Wild bird glace

Wild Bird Glacé

Bird hunter and cook Bob Butz reflects on his autumn ritual and shares technique for a sauce that figuratively and literally captures the essence of the chase. Unlike a sauce that can cover the taste of a dish, a glace, or glaze, heightens the flavor. This one's good over venison and wildfowl, any game really.


15-quart stockpot and a large frying pan Ample amount of yellow onions Carcasses of wild birds left over after cooking. (Note: I freeze mine in Ziploc bags, storing them up until the end of the year.) Olive oil Bay leaves Juniper berries


How to make a glacé: Start by chopping bones into pieces with a cleaver. The bones of young birds are best, as these contain more gelatin, and the marrow contains more flavoring ingredients. Chop a pile of yellow onions equal in size to your pile of bones. Next, coat your frying pan with olive oil, and caramelize the onions (anywhere from 1 to 3 hours depending on quantity), cooking them on medium heat until they have a soupy consistency and the color of honey. Lay bones out flat on a cookie sheet and broil 5 minutes, or until they begin to release juices. Add onions and bones to stock pot, and add water to top off pot. Add two bay leaves and a half dozen juniper berries. Keep this mixture at a rolling boil, with no lid, until half the water has evaporated (3 to 4 hours). Strain contents through a colander into a bowl, taking care to mash all the liquid from the bones. Pour only the liquid back into stockpot. The French define a glacé as stock reduced to “about a fourth of its original volume.” So how much stock you have at this stage dictates how much water to add. Add water to stock in a 3:1 ratio, and again bring this to a rolling boil until water evaporates away and what you are left with is a deep brown liquid that’s noticeably thicker than gravy. Freeze in plastic containers. For a dinner of four, about one cup will do fine. While warming to serve, add a splash of cognac or some wild morels if you have them.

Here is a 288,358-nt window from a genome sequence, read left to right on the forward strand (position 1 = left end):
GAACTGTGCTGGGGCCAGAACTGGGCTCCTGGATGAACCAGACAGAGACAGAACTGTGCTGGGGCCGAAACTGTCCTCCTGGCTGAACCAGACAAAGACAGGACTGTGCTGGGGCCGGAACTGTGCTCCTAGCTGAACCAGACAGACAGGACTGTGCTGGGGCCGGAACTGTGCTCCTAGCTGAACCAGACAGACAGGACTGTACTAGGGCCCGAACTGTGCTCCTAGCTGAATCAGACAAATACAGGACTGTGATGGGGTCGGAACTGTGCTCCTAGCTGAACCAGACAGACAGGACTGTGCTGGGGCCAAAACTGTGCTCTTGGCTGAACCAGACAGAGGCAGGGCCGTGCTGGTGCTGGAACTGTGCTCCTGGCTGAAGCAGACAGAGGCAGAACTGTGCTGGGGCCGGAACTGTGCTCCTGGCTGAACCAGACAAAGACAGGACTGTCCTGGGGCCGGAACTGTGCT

Photo(s) by Todd Zawistowski